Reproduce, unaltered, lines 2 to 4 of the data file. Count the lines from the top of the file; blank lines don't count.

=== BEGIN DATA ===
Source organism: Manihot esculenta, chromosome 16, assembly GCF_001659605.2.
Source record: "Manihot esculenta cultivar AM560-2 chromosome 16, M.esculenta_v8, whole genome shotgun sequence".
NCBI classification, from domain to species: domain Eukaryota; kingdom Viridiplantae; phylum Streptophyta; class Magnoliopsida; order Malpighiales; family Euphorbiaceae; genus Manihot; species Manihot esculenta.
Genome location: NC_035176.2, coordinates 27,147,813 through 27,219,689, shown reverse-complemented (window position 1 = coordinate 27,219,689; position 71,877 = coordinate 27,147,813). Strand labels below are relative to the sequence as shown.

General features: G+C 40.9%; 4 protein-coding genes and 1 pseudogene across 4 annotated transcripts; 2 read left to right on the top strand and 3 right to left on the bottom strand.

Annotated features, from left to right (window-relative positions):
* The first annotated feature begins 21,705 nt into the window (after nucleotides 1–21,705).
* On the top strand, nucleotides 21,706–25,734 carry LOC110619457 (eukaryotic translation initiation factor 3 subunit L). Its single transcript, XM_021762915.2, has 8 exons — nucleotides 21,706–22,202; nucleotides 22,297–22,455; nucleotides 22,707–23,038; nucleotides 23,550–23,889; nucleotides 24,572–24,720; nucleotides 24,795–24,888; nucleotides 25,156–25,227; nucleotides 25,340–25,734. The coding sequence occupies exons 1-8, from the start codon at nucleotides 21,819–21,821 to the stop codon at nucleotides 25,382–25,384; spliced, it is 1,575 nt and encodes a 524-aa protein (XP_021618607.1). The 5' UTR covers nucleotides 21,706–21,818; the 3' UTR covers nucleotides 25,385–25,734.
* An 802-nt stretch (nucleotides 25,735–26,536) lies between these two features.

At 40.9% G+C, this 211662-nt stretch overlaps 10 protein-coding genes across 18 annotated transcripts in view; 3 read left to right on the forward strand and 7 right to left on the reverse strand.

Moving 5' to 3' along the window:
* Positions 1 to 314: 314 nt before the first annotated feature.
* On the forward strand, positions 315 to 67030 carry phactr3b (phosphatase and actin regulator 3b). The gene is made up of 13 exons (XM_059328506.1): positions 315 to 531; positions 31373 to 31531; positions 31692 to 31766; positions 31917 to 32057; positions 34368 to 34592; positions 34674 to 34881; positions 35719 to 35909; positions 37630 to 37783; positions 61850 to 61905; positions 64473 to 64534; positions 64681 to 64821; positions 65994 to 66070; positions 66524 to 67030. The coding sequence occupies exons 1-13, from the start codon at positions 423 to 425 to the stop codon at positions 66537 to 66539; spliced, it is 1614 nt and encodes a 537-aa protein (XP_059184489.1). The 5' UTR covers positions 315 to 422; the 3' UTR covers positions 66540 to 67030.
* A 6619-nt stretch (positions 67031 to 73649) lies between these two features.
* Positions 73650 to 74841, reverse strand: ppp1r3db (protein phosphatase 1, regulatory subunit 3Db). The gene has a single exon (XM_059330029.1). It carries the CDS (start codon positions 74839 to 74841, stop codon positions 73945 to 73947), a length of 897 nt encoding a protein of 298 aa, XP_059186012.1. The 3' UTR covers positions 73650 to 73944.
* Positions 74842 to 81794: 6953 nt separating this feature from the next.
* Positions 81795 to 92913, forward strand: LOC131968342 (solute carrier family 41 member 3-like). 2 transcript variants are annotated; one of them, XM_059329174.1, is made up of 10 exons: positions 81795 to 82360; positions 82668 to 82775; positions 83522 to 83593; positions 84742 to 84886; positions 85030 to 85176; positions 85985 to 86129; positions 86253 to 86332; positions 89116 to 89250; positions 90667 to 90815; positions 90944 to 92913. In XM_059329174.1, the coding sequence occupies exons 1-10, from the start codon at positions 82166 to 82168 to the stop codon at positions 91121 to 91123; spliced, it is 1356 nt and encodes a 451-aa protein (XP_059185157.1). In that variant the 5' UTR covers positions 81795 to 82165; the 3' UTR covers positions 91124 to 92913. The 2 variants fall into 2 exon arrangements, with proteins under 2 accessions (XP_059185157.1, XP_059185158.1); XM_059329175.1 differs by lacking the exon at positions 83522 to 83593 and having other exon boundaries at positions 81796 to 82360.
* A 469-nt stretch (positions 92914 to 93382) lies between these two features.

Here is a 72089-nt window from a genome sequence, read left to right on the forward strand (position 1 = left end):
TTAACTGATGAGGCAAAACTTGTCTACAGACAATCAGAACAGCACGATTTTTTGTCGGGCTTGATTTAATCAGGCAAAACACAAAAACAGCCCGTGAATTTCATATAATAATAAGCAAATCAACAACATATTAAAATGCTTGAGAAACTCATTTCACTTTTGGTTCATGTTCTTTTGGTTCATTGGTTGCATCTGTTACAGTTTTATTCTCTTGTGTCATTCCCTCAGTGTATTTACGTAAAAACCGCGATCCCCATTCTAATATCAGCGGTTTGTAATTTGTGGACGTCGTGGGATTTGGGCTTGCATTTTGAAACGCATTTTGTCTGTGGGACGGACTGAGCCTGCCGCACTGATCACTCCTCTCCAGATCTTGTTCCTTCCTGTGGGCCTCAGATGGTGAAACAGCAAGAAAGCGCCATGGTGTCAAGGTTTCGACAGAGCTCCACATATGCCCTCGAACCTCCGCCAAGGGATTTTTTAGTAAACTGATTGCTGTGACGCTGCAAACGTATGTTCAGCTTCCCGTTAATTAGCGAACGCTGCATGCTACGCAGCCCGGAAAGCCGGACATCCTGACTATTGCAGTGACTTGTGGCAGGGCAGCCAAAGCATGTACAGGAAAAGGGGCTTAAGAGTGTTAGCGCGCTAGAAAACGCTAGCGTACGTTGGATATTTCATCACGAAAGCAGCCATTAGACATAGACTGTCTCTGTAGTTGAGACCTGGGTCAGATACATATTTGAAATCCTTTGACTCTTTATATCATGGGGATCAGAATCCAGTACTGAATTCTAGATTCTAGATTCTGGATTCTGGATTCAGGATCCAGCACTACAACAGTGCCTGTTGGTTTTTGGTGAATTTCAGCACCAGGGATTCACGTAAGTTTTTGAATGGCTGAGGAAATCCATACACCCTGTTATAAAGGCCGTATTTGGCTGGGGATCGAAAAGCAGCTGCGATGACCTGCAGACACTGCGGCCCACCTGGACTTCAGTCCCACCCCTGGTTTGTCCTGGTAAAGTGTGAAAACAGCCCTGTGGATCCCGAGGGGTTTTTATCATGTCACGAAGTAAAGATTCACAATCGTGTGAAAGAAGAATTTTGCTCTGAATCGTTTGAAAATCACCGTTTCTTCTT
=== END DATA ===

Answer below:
Source record: "Manihot esculenta cultivar AM560-2 chromosome 16, M.esculenta_v8, whole genome shotgun sequence".
NCBI classification, from domain to species: domain Eukaryota; kingdom Viridiplantae; phylum Streptophyta; class Magnoliopsida; order Malpighiales; family Euphorbiaceae; genus Manihot; species Manihot esculenta.
Genome location: NC_035176.2, coordinates 27,147,813 through 27,219,689, shown reverse-complemented (window position 1 = coordinate 27,219,689; position 71,877 = coordinate 27,147,813). Strand labels below are relative to the sequence as shown.